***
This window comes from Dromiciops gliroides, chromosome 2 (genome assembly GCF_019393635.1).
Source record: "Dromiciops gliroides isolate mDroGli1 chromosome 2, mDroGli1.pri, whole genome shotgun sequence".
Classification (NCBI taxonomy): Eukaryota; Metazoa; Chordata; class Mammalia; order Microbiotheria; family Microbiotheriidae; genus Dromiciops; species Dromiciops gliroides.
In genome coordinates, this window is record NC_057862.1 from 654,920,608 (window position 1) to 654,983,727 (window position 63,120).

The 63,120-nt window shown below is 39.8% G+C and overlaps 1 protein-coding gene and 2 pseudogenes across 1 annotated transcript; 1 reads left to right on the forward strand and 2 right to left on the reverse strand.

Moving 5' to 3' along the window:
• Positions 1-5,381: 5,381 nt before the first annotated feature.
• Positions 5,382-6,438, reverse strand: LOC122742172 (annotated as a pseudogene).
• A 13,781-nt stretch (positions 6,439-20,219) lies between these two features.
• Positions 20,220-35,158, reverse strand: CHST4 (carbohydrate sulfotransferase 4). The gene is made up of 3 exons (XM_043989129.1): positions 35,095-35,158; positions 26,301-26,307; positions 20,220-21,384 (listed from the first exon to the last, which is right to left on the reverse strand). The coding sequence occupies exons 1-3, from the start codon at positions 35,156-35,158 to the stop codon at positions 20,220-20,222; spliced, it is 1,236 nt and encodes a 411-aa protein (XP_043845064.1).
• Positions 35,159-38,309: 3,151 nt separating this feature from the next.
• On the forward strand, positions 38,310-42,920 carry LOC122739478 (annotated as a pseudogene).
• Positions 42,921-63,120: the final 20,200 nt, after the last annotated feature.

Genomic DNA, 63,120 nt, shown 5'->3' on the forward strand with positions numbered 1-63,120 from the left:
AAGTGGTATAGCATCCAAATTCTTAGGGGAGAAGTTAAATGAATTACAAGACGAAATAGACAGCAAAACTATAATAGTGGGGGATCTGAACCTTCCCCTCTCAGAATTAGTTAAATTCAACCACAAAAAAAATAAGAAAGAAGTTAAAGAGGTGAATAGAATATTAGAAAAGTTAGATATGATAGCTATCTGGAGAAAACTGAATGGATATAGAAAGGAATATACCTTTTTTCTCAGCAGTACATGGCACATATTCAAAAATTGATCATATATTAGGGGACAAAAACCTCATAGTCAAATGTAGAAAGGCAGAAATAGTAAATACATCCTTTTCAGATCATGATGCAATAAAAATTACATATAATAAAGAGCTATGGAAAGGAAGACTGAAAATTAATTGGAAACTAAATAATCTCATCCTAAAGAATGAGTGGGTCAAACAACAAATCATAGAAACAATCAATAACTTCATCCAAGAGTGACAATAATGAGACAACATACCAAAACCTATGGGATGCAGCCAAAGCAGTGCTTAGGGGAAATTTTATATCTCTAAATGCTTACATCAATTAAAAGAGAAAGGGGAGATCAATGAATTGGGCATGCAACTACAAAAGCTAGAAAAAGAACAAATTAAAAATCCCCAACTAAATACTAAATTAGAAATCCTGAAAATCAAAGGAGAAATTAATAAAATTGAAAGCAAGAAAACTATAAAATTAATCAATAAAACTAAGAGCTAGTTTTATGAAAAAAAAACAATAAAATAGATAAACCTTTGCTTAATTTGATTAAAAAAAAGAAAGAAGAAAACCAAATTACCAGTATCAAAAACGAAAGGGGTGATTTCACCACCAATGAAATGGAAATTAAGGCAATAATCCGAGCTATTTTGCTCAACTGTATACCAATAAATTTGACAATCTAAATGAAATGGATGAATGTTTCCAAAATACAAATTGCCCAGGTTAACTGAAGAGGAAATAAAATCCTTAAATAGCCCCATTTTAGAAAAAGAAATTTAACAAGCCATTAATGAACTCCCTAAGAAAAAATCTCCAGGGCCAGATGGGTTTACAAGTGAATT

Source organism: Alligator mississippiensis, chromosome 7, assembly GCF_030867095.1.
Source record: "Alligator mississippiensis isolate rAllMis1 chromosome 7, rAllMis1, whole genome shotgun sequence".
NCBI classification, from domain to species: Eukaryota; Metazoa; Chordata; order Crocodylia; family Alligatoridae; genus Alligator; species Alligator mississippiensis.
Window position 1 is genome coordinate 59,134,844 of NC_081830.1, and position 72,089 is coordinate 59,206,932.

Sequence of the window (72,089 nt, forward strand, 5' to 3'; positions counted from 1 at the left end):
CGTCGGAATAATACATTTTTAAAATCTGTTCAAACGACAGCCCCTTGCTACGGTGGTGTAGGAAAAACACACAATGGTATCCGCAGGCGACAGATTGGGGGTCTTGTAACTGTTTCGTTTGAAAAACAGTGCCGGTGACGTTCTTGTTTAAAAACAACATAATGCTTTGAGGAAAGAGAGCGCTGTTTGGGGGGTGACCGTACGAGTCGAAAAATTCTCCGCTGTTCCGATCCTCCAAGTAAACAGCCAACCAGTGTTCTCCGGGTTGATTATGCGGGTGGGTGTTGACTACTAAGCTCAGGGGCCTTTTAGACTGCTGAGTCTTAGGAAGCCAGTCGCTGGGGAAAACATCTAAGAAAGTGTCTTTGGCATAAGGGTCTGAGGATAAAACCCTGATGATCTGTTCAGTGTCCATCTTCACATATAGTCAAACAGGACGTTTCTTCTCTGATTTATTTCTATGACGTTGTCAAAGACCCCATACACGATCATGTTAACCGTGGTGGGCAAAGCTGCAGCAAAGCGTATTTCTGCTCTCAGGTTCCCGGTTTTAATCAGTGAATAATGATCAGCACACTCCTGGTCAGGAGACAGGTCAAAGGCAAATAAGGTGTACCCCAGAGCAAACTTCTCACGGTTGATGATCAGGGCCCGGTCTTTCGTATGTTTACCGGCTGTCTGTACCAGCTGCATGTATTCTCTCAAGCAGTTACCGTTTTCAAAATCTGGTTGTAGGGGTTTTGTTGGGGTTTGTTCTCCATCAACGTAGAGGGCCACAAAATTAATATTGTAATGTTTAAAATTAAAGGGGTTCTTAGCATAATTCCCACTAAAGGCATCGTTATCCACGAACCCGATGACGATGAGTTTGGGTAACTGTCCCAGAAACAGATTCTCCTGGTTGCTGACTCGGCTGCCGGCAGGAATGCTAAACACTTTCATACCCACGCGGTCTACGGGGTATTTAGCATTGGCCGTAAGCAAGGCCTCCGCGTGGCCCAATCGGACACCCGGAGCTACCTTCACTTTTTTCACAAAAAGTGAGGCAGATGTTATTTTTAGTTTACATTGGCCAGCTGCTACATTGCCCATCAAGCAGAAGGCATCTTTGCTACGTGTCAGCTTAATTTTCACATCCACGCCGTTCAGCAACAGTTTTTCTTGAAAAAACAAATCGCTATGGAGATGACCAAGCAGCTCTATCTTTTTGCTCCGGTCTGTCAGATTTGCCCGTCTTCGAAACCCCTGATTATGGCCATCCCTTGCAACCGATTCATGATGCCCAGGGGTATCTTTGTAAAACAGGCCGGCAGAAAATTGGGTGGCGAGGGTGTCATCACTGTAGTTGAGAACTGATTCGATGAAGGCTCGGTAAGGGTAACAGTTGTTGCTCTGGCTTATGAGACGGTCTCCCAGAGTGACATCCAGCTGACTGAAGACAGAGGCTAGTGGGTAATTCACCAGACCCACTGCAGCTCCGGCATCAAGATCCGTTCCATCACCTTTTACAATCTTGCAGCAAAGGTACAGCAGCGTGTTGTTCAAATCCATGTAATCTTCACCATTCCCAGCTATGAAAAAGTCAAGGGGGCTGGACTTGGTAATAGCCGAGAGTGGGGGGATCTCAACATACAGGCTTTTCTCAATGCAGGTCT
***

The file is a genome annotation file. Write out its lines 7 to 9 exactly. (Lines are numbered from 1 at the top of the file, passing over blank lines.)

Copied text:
• Positions 1-5,381: 5,381 nt before the first annotated feature.
• Positions 5,382-6,438, reverse strand: LOC122742172 (annotated as a pseudogene).
• A 13,781-nt stretch (positions 6,439-20,219) lies between these two features.